Chocolate is the lead singer in Campagne’s melodic band of desserts. In addition to the dense chocolate mousse cake, there are tender profiteroles with fudge sauce and warm dark chocolate soufflé &"Robuchon” served over strawberry coulis. The artisanal cheese plate, a steal at $5 (Tournesol&’s is twice the price), recently included a wonderful double-crème gratte-paille from Île-de-France. From a list of two dozen wines, a full-bodied 1999 Chapoutier Côtes-du-Rhône Belle Ruche ($27; $7 a glass) is pure bistro fare. Service is appropriately low-key, and one waiter’s refreshing brogue made me suspect he was a moonlighting Celtic musician, a Bono-in-training from up the street.

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Tournesol (“sunflower” in French) is even cozier. Traditional big wood framed mirrors above its wainscoting create an illusion of space, and lavish floral arrangements at dark banquettes add a touch of elegance. The tables for four are so small it’s easy to play kneesies while dining-and the cool jazz score encourages such behavior. Consulting chef Eric Aubriot, who has mastered French at his namesake Lincoln Park restaurant, lends a hand to his chef, Bob Zrenner. Nightly specials listed on a chalkboard enliven Zrenner’s core menu with French faves like frog legs and sweetbreads.

The onion gets major billing on the appetizer list. Beyond a stellar French onion soup, there’s also a bacon-seasoned caramelized onion tart and luscious leeks poached in white wine, finished with red wine vinaigrette and bolstered by grated boiled egg and a Parmesan tuile. Again, salads are wonderful, especially the frisée with bacon sherry vinaigrette and green lentils with chopped smoked pork-perfect except for an overlooked pebble that almost took out a filling. Escargots are tenderly fricasseed with mushrooms and garlic butter.

Check out the spuds here: Entrées sport delicious potatoes in a variety of guises. There’s the pan-seared trout in caper brown butter with Brussels sprouts and pommes tournées; tender braised rabbit legs in whole grain mustard sauce with spinach and roasted new potatoes; homey beef daube with mashed potatoes; and, of course, the sirloin steak frites. The rich sautéed veal kidneys in shallot cream sauce with the same pommes tournées is a great deal at $13. And for $1 less, a vegetarian can build a rib-sticking meal around the baguette sandwich with melted Brie, arugula, tomatoes, pesto, and a petite salad.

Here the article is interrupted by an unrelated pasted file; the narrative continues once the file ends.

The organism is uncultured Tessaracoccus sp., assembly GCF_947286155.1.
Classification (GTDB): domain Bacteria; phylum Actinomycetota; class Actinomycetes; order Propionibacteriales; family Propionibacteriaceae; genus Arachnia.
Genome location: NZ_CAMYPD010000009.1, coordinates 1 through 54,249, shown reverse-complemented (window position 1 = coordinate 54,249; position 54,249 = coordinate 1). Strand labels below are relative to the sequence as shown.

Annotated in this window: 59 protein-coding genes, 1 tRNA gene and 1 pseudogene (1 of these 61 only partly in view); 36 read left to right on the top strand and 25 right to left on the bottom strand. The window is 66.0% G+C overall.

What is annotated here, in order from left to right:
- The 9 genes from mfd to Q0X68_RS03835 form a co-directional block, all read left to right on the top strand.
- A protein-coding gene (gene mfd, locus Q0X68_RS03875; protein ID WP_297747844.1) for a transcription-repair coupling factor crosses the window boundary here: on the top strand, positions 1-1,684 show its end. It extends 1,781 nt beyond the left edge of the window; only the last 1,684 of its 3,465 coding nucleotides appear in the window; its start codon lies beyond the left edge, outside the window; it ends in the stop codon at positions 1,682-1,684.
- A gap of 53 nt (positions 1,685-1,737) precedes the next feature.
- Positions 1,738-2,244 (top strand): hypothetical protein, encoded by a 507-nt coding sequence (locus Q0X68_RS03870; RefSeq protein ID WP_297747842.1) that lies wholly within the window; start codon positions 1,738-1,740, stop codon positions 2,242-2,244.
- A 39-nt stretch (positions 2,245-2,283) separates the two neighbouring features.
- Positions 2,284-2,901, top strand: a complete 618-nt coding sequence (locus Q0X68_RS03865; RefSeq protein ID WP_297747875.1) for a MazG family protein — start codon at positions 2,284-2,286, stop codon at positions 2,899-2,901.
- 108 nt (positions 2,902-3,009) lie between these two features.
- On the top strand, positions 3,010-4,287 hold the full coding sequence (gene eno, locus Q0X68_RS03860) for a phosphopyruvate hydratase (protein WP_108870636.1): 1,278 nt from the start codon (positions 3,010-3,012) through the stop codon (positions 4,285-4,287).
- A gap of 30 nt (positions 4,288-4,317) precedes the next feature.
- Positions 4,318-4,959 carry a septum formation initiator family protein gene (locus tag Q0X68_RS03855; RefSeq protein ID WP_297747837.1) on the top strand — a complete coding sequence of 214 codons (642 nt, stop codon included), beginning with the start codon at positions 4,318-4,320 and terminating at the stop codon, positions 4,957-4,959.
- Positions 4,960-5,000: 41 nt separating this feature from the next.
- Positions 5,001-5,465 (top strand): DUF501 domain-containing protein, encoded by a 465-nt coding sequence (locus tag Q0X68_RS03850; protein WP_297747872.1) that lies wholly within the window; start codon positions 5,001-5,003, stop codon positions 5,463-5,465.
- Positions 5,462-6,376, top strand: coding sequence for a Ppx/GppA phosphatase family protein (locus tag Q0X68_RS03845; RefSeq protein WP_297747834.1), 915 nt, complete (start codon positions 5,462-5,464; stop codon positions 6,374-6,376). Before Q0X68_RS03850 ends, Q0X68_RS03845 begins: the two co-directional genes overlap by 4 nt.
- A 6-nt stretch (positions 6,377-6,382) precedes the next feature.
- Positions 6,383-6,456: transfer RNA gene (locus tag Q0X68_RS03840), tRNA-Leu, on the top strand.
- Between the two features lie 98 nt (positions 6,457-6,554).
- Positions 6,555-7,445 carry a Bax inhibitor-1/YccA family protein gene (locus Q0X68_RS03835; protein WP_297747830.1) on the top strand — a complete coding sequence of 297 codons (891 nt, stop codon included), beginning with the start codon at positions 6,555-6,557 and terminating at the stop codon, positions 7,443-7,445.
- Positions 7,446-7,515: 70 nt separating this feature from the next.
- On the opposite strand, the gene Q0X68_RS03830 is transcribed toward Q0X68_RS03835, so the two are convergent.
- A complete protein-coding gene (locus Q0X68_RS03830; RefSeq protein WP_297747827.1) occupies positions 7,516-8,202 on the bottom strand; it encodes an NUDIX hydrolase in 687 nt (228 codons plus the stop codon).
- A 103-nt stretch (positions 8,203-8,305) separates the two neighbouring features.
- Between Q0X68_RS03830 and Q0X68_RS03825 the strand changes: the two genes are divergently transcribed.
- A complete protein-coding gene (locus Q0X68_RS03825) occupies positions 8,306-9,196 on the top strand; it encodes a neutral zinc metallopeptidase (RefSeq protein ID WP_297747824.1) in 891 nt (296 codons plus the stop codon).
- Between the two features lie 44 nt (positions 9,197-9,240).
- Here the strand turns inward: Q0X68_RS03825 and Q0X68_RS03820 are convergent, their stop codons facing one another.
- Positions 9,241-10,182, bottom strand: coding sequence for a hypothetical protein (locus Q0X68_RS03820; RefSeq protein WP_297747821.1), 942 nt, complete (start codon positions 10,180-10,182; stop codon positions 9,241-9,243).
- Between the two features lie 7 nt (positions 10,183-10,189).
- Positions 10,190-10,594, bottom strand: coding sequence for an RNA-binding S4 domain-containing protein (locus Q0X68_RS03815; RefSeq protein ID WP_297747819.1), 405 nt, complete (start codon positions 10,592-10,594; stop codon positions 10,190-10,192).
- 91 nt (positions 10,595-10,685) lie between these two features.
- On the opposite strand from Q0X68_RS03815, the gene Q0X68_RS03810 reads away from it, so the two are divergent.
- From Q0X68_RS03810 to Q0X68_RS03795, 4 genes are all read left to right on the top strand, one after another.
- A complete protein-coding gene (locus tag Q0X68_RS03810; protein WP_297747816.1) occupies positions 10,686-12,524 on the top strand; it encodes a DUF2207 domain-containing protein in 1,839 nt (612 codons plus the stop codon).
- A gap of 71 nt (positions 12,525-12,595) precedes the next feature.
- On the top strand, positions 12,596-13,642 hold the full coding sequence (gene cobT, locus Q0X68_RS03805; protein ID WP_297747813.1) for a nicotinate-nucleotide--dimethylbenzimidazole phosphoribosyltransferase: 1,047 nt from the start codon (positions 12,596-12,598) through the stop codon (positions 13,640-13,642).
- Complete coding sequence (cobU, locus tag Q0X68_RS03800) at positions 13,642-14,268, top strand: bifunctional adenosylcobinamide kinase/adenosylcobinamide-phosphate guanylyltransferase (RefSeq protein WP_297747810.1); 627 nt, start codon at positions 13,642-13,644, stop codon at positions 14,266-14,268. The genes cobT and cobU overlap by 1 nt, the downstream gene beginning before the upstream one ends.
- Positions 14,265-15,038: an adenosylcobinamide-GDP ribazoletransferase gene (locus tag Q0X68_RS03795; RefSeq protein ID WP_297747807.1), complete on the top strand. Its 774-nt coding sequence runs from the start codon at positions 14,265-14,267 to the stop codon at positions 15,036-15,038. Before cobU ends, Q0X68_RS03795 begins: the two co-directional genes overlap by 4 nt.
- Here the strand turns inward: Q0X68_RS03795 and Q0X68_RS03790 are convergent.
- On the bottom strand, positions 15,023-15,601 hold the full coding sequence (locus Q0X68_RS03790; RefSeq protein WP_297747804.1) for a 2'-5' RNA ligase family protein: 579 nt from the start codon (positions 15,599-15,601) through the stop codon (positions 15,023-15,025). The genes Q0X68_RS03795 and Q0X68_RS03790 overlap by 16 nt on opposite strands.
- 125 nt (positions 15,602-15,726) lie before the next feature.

If I start with silky chicken liver mousse, I like to end with an equally delicate chocolate mousse with orange coulis and an almond tuile. I wish the profiteroles were more tender, but I was consoled by a daily fresh fruit tart-on one visit, a blackberry custard with Bing cherry coulis, good enough to be a regular when berries are in season. Service is friendly but slows as the room fills. Pastry chef/partner Michael Smith triples as a wine steward, and he is a helpful guide through the impressive 130-bottle wine list. He led me to a lusty 1999 “Le C de Camplong” Corbières from Tardieu-Laurent, a favorite of the wine guru Robert Parker and a bargain at $39; most everything is well under $50.

So which of these two restaurants to choose tonight? They’re as close in quality as in address. If you are walking out of a music session at the Old Town School, drop in at Bistro Campagne; if you like the more adventurous stuff-rabbit, kidneys, frog legs-and a more bountiful wine list, head to Tournesol. Or flip a franc.